While some national parks have outrageous fees for camping, Great Smoky Mountains National Park does not. Their permits for backcountry camping are $4 per night, per person. You’ll need to plan accordingly to use one of the backcountry shelters.

If you prefer to stay in established campgrounds, there are ten options within the national park. Prices range from $17.50 to $27 per night. The park offers a mixture of sites, from tent-only to areas large enough for large 40’ RVs. Camping is a great way to spend several days experiencing all that this park offers.

Will I Be Able to Camp in the Smoky Mountains This Summer Without Reservations?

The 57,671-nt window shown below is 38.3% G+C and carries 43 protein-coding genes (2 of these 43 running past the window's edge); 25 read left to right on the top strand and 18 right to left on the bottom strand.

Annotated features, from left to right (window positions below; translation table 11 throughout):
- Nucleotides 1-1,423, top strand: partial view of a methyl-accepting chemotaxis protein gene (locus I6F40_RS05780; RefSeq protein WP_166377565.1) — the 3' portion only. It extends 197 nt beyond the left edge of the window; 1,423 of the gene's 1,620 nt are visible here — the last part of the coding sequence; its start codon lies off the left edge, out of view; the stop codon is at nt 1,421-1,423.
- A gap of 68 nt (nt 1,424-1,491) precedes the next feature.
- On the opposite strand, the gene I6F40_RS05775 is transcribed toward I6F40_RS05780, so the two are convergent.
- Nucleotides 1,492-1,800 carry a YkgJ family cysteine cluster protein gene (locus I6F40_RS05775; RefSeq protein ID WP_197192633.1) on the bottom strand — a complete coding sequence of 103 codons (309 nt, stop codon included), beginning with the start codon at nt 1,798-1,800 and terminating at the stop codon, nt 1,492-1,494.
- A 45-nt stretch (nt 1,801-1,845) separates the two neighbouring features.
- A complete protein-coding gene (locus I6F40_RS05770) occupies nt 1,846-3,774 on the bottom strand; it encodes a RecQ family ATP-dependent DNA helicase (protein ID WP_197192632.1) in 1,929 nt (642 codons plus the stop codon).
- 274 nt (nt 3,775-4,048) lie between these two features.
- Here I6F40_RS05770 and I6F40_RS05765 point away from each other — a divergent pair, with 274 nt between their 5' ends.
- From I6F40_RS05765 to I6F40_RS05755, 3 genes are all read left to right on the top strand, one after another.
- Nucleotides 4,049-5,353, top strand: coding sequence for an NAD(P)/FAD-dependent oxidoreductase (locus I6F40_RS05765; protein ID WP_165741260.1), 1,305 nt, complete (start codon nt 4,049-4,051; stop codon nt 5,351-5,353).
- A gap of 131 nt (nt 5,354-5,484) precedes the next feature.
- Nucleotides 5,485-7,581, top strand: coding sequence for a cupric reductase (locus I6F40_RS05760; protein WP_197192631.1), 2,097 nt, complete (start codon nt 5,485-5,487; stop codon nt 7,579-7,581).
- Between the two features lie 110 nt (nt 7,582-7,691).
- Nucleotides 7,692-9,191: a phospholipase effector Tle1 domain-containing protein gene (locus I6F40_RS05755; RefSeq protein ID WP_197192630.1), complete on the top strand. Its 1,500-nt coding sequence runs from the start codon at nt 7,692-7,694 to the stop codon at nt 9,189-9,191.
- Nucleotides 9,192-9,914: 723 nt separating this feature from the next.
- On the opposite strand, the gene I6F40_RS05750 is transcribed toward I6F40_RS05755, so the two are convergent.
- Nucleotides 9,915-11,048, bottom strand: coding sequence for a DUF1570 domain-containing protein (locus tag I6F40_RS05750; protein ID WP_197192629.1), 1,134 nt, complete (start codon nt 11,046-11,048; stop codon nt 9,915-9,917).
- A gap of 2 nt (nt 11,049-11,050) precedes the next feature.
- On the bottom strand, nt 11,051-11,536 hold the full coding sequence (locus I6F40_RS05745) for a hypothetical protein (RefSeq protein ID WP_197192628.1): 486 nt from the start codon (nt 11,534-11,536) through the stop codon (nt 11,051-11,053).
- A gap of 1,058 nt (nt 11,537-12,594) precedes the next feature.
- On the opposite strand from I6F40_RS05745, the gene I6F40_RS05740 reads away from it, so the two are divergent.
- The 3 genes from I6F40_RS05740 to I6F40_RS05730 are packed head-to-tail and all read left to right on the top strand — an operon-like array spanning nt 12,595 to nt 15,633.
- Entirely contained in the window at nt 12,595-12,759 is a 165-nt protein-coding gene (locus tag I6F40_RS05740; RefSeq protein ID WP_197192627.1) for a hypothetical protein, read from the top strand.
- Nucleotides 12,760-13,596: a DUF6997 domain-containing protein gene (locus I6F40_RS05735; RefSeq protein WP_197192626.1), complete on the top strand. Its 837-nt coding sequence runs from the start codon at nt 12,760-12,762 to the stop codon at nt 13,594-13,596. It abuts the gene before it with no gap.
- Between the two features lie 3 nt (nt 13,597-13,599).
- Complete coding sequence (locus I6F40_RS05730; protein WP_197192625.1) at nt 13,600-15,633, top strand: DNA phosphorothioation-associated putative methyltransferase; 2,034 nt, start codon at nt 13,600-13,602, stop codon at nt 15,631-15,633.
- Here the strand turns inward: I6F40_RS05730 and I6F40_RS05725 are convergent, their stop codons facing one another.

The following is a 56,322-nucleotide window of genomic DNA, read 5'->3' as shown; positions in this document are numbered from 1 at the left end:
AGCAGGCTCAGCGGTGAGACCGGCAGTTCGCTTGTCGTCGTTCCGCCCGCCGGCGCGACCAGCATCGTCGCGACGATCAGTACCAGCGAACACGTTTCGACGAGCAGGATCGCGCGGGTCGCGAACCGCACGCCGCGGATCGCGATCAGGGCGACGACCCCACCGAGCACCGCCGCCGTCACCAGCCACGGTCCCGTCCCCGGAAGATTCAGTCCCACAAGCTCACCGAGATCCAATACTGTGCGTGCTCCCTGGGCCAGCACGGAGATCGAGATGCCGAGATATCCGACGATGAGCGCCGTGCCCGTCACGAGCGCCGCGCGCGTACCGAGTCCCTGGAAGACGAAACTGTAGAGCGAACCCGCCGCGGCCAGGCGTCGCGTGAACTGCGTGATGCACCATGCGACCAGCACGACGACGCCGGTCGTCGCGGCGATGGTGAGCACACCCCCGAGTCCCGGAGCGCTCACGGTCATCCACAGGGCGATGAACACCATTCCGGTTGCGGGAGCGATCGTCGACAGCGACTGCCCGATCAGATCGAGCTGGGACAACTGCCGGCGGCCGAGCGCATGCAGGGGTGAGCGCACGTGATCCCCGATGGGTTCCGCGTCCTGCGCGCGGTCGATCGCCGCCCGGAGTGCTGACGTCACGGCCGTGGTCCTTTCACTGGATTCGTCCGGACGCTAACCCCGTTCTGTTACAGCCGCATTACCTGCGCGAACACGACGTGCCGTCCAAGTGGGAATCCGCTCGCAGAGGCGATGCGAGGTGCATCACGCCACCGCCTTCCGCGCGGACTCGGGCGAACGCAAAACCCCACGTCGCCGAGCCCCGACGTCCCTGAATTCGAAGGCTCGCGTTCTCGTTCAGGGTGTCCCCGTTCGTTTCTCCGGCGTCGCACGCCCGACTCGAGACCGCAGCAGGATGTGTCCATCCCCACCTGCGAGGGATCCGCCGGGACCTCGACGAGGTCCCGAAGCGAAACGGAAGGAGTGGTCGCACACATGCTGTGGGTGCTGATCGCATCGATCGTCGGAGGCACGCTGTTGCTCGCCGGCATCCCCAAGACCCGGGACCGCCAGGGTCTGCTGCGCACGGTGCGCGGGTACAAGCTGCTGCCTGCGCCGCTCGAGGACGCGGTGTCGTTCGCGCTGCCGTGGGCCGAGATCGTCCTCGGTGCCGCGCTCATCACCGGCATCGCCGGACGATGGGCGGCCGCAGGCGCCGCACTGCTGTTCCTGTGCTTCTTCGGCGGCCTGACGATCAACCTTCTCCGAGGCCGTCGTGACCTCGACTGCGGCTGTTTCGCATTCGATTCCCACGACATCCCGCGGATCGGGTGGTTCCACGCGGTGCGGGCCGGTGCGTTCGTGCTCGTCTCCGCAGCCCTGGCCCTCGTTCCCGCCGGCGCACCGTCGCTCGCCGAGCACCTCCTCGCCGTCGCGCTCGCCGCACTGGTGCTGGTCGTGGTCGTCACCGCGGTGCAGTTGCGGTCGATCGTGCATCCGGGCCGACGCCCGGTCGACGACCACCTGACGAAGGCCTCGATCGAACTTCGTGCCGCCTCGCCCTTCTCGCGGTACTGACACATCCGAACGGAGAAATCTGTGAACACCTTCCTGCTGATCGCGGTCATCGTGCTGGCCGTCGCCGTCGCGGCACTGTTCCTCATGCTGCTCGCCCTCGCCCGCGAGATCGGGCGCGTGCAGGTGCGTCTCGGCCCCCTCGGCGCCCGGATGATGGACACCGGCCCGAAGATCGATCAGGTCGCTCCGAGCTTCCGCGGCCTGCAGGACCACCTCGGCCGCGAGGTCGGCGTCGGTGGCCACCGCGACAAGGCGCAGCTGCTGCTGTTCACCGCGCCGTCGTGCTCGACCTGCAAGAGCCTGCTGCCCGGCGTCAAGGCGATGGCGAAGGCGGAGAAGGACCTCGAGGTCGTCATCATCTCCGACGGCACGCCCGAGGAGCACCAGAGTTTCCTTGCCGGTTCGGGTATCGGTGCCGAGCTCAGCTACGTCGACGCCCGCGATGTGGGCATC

Campsites in the Smoky Mountains are a hot ticket in the summer. If you come to the area without reservations, there’s a good chance that you will struggle to find a campsite. A few of the campgrounds in the national park require year-round reservations, but others require seasonal reservations between March and November.

What Is the Busiest Season in the Smoky Mountains? 

According to the National Park Service, there are two hectic times of year in the Smoky Mountains. The busiest times are typically mid-summer and the entire month of October. However, the area can still be very congested during the off-season. Traffic delays and lines are a side effect of the park welcoming more than 14 million guests.

Visiting the park during the week during the off-season can help you avoid the crowds. Any time schools are out for breaks, expect the tourist numbers to increase and the trails to be more crowded.